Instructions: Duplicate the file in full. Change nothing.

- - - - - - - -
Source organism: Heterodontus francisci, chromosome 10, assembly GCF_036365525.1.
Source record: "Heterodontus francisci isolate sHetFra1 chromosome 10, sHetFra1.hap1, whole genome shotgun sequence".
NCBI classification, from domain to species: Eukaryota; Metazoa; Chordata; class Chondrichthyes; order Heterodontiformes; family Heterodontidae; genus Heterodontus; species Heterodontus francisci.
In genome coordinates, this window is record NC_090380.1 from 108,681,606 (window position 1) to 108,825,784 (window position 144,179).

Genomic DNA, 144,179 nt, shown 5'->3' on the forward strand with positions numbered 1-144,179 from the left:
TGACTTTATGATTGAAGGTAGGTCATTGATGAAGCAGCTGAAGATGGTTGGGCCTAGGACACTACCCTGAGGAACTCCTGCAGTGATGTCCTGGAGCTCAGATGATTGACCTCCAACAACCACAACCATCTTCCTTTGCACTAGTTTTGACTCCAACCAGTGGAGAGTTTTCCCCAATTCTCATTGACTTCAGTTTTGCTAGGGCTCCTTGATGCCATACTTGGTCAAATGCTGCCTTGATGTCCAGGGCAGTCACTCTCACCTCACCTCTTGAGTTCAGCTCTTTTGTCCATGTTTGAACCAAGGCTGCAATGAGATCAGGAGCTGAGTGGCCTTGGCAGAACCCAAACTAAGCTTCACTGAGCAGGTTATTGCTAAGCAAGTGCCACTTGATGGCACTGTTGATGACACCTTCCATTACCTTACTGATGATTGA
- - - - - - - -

Source organism: Heterodontus francisci, chromosome 10, assembly GCF_036365525.1.
Source record: "Heterodontus francisci isolate sHetFra1 chromosome 10, sHetFra1.hap1, whole genome shotgun sequence".
NCBI classification, from domain to species: Eukaryota; Metazoa; Chordata; class Chondrichthyes; order Heterodontiformes; family Heterodontidae; genus Heterodontus; species Heterodontus francisci.
In genome coordinates, this window is record NC_090380.1 from 108,681,606 (window position 1) to 108,825,784 (window position 144,179).

Genomic DNA, 144,179 nt, shown 5'->3' on the forward strand with positions numbered 1-144,179 from the left:
TGACTTTATGATTGAAGGTAGGTCATTGATGAAGCAGCTGAAGATGGTTGGGCCTAGGACACTACCCTGAGGAACTCCTGCAGTGATGTCCTGGAGCTCAGATGATTGACCTCCAACAACCACAACCATCTTCCTTTGCACTAGTTTTGACTCCAACCAGTGGAGAGTTTTCCCCAATTCTCATTGACTTCAGTTTTGCTAGGGCTCCTTGATGCCATACTTGGTCAAATGCTGCCTTGATGTCCAGGGCAGTCACTCTCACCTCACCTCTTGAGTTCAGCTCTTTTGTCCATGTTTGAACCAAGGCTGCAATGAGATCAGGAGCTGAGTGGCCTTGGCAGAACCCAAACTAAGCTTCACTGAGCAGGTTATTGCTAAGCAAGTGCCACTTGATGGCACTGTTGATGACACCTTCCATTACCTTACTGATGATTGA